'Regionality for me means within a radius of 200 km'
Hannes Durnwalder, owner of the Spezerei in Brand, is now known to everyone in the valley. Although the wine connoisseur who moved from South Tyrol is not a Brandnertaler at all, he feels extremely at home there. But how did it come about that he fell in love with the wild Brandnertal? I find out in a conversation with Hannes - an interview between two South Tyroleans who were both drawn to Vorarlberg.
After studying agriculture with a specialization in viticulture in Vienna, Hannes returned to Kaltern in South Tyrol, where he took over the management of the Erste & Neue Kellerei. You probably wouldn't expect a wine lover like Hannes in the rugged and high-altitude Brand, where vines probably thrive only sparsely. But what could lure a man from Mediterranean South Tyrol to the farthest reaches of Brandnertal more than love? In the course of his work, Hannes first came to the valley at a wine tasting at Brandner Hof, where he raved primarily not about the village but rather about one of its inhabitants.
Almost exactly 14 years ago - at the end of March - Hannes started in South Tyrol at 25°C to Brand, where he was surprised by lightly trickling snowflakes. "The road was getting narrower and narrower, it started snowing - where am I going again?", Hannes asked himself. But the hardships were obviously worth it, because today - 14 years later - Hannes lives happily with his family in Brandnertal and runs two businesses there with his wife. Even though the climate in Brand is not very South Tyrolean-friendly, he feels comfortable: "In the Brandnertal, a lot is offered in a small area. Thanks to the tourist infrastructure, there is a lot to experience, especially for children - from climbing to skiing, tennis and swimming lakes - which of course also benefits the locals." Hannes particularly emphasizes the personal, the homey and the village life in Brand: "The guests also experience this family atmosphere when they come to us".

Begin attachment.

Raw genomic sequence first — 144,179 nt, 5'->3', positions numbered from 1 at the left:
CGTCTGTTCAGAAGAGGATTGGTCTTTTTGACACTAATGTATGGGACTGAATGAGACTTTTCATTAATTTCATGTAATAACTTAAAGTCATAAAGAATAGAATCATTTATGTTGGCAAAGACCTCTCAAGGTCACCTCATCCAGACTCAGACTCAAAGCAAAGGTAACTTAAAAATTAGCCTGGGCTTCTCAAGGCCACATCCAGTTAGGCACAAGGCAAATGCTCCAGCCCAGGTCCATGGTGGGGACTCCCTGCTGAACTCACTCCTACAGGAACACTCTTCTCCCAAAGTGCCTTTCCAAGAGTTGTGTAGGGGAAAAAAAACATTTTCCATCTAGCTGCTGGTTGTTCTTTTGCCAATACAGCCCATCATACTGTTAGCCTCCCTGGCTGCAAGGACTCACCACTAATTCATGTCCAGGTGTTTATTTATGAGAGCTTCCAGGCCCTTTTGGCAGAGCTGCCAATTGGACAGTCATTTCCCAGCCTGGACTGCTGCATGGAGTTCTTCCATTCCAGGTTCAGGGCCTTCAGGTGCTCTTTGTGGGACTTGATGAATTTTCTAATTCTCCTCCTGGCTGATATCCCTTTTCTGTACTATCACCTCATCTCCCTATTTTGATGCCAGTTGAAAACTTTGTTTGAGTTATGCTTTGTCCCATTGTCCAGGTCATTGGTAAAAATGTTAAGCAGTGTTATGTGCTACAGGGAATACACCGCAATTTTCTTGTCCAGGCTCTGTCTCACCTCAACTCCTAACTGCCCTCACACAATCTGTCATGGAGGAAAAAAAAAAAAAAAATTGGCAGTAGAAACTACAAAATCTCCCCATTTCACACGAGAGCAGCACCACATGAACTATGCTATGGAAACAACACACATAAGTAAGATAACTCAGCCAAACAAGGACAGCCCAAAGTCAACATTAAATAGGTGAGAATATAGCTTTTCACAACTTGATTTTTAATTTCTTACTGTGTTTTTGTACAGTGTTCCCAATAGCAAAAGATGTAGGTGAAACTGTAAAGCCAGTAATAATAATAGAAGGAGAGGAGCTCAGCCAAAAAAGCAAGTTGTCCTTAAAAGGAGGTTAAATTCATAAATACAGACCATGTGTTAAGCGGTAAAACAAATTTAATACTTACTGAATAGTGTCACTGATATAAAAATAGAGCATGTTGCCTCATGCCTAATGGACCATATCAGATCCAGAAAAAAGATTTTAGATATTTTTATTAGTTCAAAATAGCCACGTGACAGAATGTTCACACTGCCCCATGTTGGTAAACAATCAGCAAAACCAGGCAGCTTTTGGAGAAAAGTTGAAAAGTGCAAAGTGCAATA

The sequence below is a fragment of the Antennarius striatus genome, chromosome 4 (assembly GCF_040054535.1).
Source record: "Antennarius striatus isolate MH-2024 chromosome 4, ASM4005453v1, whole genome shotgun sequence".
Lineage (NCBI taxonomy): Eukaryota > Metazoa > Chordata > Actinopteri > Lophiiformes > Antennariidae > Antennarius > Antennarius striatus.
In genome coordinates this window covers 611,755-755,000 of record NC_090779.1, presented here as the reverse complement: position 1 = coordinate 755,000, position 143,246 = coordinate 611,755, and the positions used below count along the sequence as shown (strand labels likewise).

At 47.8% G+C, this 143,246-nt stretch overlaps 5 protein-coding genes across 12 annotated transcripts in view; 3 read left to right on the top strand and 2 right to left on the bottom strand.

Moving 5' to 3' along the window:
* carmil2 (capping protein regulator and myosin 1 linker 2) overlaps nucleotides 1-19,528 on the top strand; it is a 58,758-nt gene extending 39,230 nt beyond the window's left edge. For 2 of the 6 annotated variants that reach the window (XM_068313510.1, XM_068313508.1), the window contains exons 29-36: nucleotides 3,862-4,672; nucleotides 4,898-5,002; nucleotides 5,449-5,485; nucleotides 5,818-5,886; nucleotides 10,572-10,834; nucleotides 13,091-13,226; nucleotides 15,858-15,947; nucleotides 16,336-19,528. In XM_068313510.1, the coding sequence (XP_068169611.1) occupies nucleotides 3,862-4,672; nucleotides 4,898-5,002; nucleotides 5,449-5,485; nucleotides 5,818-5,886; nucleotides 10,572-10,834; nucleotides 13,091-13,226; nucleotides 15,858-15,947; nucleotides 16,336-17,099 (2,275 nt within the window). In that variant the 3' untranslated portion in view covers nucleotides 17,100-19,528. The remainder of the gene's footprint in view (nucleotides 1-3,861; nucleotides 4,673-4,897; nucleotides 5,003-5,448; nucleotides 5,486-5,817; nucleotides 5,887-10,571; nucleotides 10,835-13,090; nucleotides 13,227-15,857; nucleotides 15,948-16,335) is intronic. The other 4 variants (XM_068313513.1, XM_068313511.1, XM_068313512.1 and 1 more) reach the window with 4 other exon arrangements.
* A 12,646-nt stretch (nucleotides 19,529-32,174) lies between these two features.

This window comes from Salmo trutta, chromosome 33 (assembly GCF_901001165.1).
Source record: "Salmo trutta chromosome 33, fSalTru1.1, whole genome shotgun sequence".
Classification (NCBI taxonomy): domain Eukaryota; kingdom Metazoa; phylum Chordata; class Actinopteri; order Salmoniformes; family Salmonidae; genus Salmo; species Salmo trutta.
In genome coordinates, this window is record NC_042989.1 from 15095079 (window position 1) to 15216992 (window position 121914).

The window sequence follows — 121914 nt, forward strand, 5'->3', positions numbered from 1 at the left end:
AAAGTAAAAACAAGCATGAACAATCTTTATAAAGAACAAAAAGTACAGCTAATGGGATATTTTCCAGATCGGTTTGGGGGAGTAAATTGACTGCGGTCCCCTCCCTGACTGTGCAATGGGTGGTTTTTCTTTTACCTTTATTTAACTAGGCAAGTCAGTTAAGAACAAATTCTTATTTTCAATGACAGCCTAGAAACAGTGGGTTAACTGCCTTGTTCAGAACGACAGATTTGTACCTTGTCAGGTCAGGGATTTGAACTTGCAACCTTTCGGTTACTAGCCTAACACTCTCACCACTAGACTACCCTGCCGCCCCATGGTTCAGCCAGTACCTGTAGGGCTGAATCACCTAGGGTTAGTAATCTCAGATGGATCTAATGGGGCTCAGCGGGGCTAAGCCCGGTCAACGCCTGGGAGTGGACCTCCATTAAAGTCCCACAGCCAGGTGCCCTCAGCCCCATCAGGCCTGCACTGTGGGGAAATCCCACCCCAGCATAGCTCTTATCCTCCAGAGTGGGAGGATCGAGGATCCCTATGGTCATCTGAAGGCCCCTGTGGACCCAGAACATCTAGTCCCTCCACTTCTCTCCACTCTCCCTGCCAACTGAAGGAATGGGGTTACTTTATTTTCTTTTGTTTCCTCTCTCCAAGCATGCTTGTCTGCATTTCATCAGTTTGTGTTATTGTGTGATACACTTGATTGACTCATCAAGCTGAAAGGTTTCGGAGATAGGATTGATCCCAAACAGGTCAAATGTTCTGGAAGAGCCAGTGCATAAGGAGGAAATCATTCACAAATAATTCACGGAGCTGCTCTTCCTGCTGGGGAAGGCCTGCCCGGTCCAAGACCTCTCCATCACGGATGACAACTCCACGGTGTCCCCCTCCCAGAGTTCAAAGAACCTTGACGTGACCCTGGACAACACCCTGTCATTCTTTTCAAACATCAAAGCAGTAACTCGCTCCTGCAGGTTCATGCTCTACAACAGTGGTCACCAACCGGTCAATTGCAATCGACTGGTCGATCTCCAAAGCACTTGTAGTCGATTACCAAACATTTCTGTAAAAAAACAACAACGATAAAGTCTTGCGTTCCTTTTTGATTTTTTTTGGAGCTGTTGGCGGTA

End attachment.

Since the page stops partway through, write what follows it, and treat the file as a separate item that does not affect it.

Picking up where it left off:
Hannes and his wife Susi run two businesses in Brand - the Waldchalets Älmele and the Spezerei. "The one where the Spezerei is now inside used to be my father-in-law's garage," says Hannes. If you look closely, you can see the former garage door at the front of the store. Especially in the Spezerei, Hannes is pursuing some interesting concepts, which he gives me a glimpse of during our conversation.
Hannes places a lot of emphasis on regionality, and the South Tyrolean is particularly fond of the Walser people and their products and traditions. The Alemannic ethnic group came from the Swiss canton of Valais to Vorarlberg about 750 years ago and settled there mainly in remote valleys and high valley levels. The people from the Brandnertal are also descendants of the Walser migrations. That's why products from the Walser valleys are mainly to be found in the Spezerei. Rummaging through the shelves, however, I also spot South Tyrolean wines and fine drops from Lake Constance - but what's that all about? "Regional doesn't mean national!", Hannes explains, "from about 200 km airline, the Walsers came to Brand. They came here over passes and valleys - that's why I adopted this radius of 200 km, regardless of borders. The nearest wine-growing region in Austria is 500 km away - wine from Lake Constance or South Tyrol is more regional!".
But his understanding of regionality is not the only concept behind Spezerei. In our conversation, another extremely interesting approach by Hannes reveals itself. If you look around the Spezerei, you'll notice that there is only one large, long table in the middle of the room, as well as a smaller "lookout table," as Hannes likes to call it, by the window. "The guests have to sit together - that's always very interesting to see. This is also how the locals from Brand get to talk to the tourists." Hannes tells us that about half of his guests are locals. That's why he leaves it open in the off-season. What Hannes likes most is the contact with his guests, the different stories they bring with them and their experiences in Brandnertal. "Some have been coming here for 30 years, others are visiting us for the first time," says Hannes, "but the special thing is that the people who come to Brand are looking for a living village community, which we definitely have to offer here. But we also have tourism to thank for this community. There's something here - both for guests and for the people who live here."
Hannes brings people together - across borders and table edges.
A short moment
We prepare the content…